Since its birth in 1967, the concept of lateral thinking has permeated a variety of settings, from classrooms to businesses. And while many people are familiar with the concept of creative and lateral thinking, few are aware of the story that led a young and imaginative doctor born on the island of Malta to formulate a theory that would impact millions of people.
Spoiler alert: sometimes the best ideas are sparked by a lack of resources – which forces our brains to explore unexpected paths. Want to know how? Read on about the challenges this theory had to face before getting recognized, and how you can make the most of it in your daily life.
Imagine you are a kid and you have no toys to play with, but you want to play anyway. This is not a test: it’s the situation. Indeed, Edward de Bono’s father was a professor of medicine, and his mother – a political campaigner, and Edward was often left to his own devices.
As new toys could not be imported into Malta at the time, he began to think creatively about using resources he had at his disposal in new ways. As he got older, he envisioned that creative thinking could be the way to save the world from prejudice, arguments, and conflict.
In 1967, while working as an Assistant Director of Research in the Department of Investigative Medicine at the University of Cambridge, de Bono published his first book – The Use of Lateral Thinking. According to de Bono’s theory as it is laid out in his books, lateral thinking is the creative, “out of the box” thinking needed to come up with better solutions to problems. It requires considering unlikely, unexpected, overlooked angles to come up with new ideas and importantly, can (and should, according to de Bono) be trained.
However, how is this thinking framework different from the most common ones?
Lateral thinking complements vertical thinking – the kind of linear thinking that uses logic, reasoning, and step-by-step problem solving that would typically lead to the most “obvious” solution.
De Bono’s ideas became popularized in 1985 with the framework of the Six Thinking Hats. It became de Bono’s most popular book, and today, continuing on his legacy after his recent passing in 2021, there are training courses on it around the world.
In his Six Thinking Hats theory, de Bono provides an organized way to improve decision making and train creative thinking by considering a problem from six different angles, or modes of thinking. In a personal discussion or work meeting, each person can “wear” one of the hats and contribute ideas from that angle. This improves the decision-making process and has notably shown to make meetings more productive, quick and impartial through:
- A sequenced approach to a discussion, moderated by the “process hat” while the other “hats” take turns contributing ideas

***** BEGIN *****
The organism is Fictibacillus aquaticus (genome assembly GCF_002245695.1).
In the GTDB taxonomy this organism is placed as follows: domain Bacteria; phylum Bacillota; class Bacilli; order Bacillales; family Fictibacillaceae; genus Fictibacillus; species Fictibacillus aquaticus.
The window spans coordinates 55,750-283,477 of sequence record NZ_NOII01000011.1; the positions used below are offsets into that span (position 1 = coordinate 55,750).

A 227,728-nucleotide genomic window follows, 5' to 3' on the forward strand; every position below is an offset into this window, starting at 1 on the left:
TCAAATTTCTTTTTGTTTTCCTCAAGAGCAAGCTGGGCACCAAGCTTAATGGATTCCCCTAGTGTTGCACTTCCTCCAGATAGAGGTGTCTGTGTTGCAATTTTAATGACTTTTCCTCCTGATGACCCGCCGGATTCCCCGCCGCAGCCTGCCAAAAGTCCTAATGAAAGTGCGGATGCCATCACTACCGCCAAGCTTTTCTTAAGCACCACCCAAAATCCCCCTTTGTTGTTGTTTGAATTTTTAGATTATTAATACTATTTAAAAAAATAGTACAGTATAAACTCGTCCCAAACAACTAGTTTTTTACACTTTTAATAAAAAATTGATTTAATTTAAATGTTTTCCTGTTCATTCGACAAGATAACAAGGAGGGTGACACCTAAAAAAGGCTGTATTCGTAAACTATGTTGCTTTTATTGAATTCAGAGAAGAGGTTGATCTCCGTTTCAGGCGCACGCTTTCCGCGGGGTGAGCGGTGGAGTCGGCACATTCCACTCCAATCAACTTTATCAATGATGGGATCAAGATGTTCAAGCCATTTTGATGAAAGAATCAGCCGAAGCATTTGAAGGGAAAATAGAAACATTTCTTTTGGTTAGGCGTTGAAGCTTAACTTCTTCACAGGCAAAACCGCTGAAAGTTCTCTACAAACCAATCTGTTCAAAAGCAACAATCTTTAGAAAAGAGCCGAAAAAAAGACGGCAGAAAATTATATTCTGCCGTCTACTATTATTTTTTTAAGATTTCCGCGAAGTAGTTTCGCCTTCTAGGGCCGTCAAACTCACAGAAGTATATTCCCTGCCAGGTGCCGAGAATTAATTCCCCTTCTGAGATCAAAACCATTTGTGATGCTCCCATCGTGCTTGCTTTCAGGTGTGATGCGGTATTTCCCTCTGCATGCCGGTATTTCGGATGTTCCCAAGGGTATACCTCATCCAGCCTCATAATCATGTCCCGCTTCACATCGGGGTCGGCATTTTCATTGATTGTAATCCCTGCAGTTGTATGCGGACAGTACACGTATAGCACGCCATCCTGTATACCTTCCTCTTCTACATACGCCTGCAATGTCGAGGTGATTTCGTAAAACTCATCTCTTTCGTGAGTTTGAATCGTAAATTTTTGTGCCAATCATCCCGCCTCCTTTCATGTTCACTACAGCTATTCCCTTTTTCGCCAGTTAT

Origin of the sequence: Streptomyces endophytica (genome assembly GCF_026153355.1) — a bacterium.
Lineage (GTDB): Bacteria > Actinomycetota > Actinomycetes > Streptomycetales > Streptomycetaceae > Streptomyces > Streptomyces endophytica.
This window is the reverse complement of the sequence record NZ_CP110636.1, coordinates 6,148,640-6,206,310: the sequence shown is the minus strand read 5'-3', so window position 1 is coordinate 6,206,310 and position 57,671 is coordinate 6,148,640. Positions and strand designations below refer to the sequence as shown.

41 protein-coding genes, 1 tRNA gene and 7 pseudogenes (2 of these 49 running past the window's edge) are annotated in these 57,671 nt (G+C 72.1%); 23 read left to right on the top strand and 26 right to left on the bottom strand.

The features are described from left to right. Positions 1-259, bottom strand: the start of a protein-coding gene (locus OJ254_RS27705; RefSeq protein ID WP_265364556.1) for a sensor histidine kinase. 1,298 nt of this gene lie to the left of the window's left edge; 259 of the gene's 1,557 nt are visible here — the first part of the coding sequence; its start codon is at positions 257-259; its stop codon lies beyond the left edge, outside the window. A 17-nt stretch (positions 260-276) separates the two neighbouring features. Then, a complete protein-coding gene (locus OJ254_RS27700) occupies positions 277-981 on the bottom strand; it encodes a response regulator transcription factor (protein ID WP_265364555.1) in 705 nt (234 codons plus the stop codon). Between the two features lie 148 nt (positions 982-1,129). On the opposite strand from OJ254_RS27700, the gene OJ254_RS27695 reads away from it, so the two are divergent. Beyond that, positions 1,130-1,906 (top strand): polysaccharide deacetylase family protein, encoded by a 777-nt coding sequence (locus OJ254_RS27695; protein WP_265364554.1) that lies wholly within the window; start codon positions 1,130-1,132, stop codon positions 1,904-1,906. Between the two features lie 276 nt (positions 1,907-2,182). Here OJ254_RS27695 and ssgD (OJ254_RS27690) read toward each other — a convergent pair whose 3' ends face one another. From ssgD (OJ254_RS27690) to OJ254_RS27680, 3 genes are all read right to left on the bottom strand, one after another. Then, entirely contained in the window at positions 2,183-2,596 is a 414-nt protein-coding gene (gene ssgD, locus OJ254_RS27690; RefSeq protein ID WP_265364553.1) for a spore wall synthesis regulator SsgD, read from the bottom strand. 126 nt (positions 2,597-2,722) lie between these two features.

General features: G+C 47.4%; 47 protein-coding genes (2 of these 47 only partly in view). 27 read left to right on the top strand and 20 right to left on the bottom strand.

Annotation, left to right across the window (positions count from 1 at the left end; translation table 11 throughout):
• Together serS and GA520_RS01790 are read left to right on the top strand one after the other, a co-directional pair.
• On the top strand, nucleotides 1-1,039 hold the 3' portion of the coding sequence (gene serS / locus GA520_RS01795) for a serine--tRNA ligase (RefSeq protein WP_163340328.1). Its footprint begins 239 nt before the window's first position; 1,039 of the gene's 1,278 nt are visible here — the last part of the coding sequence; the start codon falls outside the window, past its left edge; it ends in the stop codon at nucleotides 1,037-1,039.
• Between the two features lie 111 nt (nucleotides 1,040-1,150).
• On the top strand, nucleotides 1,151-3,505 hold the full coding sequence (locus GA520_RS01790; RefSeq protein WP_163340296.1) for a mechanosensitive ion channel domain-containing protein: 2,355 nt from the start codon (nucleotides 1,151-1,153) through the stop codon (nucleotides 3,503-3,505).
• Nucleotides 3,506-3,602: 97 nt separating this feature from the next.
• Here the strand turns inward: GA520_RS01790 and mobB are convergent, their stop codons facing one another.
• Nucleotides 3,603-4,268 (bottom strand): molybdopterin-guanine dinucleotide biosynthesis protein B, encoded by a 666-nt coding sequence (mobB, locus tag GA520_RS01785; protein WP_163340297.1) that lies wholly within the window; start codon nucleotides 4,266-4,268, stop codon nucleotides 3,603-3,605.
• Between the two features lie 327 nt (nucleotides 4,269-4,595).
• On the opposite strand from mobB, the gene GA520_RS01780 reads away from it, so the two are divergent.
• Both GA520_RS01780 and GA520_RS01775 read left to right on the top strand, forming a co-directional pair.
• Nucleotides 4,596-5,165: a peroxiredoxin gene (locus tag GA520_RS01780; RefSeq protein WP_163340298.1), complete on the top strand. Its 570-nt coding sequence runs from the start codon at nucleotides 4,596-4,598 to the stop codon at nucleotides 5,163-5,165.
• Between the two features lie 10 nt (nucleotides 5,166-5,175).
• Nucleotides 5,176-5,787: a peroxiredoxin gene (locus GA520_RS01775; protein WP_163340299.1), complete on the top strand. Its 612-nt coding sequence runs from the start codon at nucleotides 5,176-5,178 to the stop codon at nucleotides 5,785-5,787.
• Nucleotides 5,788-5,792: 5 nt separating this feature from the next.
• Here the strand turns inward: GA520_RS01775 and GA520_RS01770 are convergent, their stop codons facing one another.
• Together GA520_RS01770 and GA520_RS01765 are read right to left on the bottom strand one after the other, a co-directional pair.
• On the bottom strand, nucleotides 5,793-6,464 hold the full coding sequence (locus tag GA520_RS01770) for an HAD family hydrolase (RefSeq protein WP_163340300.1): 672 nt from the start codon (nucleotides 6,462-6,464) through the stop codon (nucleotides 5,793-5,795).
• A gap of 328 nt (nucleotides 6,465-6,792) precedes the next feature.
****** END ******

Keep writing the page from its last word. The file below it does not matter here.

- Making comments about the issue, not the person expressing the idea – “That’s the red hat thinking.”
- Considering possible angles by purposefully framing solutions around various considerations – “Let’s put on the white hat now.”
Put on Edward de Bono’s Six Thinking Hats for more productive discussions and more creative decision-making
- Blue hat – process management: steps, timelines
- White hat – objective thinking: facts and data
- Red hat – emotions: gut reactions, feelings, likes and dislikes
- Black hat – analyzing risks
- Yellow hat – considering benefits
- Green hat – creativity, adding more and more new ideas into the mix
When you have any problem to solve or decision to make, try using these four lateral thinking techniques:
- Awareness: According to de Bono, the brain thinks in two phases: 1) it perceives patterns and 2) it uses that perception to reach conclusions. De Bono placed special emphasis on the first phase. We must be aware of our immediate biases in perception. We need to look for any automatic tendencies we have and recognize how our brain perceives information in order to improve on the second phase and expand our possibilities of arriving at new understandings.
- Random stimulation: Instead of focusing more deeply on the problem, narrowing in and tuning out all distractions – de Bono suggests – to get distracted! The idea is to let chance do some of the work. This is why you may find that taking a walk and looking around aimlessly can sometimes be just the nudge you need for a new idea to pop into your head when you least expect it.
- Alternatives: Seek out different ways to look at things. Even when you have one solution, consider others! Don’t necessarily settle on the first one. The next one might be even better!
- Alteration: This is where you try to get your brain to try to override its automated thinking tunnels that it has spent its life digging (otherwise known as – neural connections). Try to break a problem down, mix up the pieces, and put it together again to see it from a different perspective.
After too many years of conventional school raising us (arguably most of us) to be good memorizers of information, takers of tests, and rule-followers, the notion of schooling is finally getting shaken out of its shell and transformed. We are seeing creative and design thinking, critical problem-solving, and decision-making entering the scene as skills that are crucial to meeting modern challenges.
De Bono knew this before it ever became mainstream and urged the world to think better, think more courageously, think more creatively. We can use his theories of lateral thinking and the six hats to get unstuck from our deeply ingrained ways and see the world and anything it throws at us in more ways than one.